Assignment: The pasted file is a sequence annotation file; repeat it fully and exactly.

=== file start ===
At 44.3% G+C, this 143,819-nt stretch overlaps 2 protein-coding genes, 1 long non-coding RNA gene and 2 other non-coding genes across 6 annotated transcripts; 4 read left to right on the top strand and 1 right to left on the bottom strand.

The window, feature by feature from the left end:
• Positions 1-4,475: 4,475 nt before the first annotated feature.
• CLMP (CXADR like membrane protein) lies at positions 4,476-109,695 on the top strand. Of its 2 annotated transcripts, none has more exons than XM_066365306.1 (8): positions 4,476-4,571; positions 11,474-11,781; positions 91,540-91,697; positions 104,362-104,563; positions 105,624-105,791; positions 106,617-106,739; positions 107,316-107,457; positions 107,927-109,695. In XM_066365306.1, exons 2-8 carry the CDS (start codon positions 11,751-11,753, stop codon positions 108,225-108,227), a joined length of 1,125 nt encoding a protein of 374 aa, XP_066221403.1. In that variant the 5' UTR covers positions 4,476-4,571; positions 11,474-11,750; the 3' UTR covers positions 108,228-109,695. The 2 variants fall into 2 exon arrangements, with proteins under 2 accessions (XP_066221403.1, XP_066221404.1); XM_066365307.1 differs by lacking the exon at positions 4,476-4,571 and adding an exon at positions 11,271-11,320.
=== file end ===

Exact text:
At 44.3% G+C, this 143,819-nt stretch overlaps 2 protein-coding genes, 1 long non-coding RNA gene and 2 other non-coding genes across 6 annotated transcripts; 4 read left to right on the top strand and 1 right to left on the bottom strand.

The window, feature by feature from the left end:
• Positions 1-4,475: 4,475 nt before the first annotated feature.
• CLMP (CXADR like membrane protein) lies at positions 4,476-109,695 on the top strand. Of its 2 annotated transcripts, none has more exons than XM_066365306.1 (8): positions 4,476-4,571; positions 11,474-11,781; positions 91,540-91,697; positions 104,362-104,563; positions 105,624-105,791; positions 106,617-106,739; positions 107,316-107,457; positions 107,927-109,695. In XM_066365306.1, exons 2-8 carry the CDS (start codon positions 11,751-11,753, stop codon positions 108,225-108,227), a joined length of 1,125 nt encoding a protein of 374 aa, XP_066221403.1. In that variant the 5' UTR covers positions 4,476-4,571; positions 11,474-11,750; the 3' UTR covers positions 108,228-109,695. The 2 variants fall into 2 exon arrangements, with proteins under 2 accessions (XP_066221403.1, XP_066221404.1); XM_066365307.1 differs by lacking the exon at positions 4,476-4,571 and adding an exon at positions 11,271-11,320.